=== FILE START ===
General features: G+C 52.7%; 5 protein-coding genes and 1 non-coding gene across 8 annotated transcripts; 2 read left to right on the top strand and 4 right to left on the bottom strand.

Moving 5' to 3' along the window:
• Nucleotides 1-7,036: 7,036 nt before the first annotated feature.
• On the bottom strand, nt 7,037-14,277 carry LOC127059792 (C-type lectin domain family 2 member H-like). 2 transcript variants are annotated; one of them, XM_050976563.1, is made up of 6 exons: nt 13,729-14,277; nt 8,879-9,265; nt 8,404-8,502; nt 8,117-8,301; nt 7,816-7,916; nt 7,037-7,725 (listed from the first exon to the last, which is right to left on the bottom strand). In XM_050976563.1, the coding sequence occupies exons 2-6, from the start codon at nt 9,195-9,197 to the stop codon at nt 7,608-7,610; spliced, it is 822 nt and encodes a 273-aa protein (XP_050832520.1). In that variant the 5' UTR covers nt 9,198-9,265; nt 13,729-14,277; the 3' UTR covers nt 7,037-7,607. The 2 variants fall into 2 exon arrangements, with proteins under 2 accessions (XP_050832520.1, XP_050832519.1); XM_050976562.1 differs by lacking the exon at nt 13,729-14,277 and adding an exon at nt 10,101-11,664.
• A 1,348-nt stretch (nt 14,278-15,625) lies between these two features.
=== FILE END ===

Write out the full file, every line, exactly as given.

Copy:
General features: G+C 52.7%; 5 protein-coding genes and 1 non-coding gene across 8 annotated transcripts; 2 read left to right on the top strand and 4 right to left on the bottom strand.

Moving 5' to 3' along the window:
• Nucleotides 1-7,036: 7,036 nt before the first annotated feature.
• On the bottom strand, nt 7,037-14,277 carry LOC127059792 (C-type lectin domain family 2 member H-like). 2 transcript variants are annotated; one of them, XM_050976563.1, is made up of 6 exons: nt 13,729-14,277; nt 8,879-9,265; nt 8,404-8,502; nt 8,117-8,301; nt 7,816-7,916; nt 7,037-7,725 (listed from the first exon to the last, which is right to left on the bottom strand). In XM_050976563.1, the coding sequence occupies exons 2-6, from the start codon at nt 9,195-9,197 to the stop codon at nt 7,608-7,610; spliced, it is 822 nt and encodes a 273-aa protein (XP_050832520.1). In that variant the 5' UTR covers nt 9,198-9,265; nt 13,729-14,277; the 3' UTR covers nt 7,037-7,607. The 2 variants fall into 2 exon arrangements, with proteins under 2 accessions (XP_050832520.1, XP_050832519.1); XM_050976562.1 differs by lacking the exon at nt 13,729-14,277 and adding an exon at nt 10,101-11,664.
• A 1,348-nt stretch (nt 14,278-15,625) lies between these two features.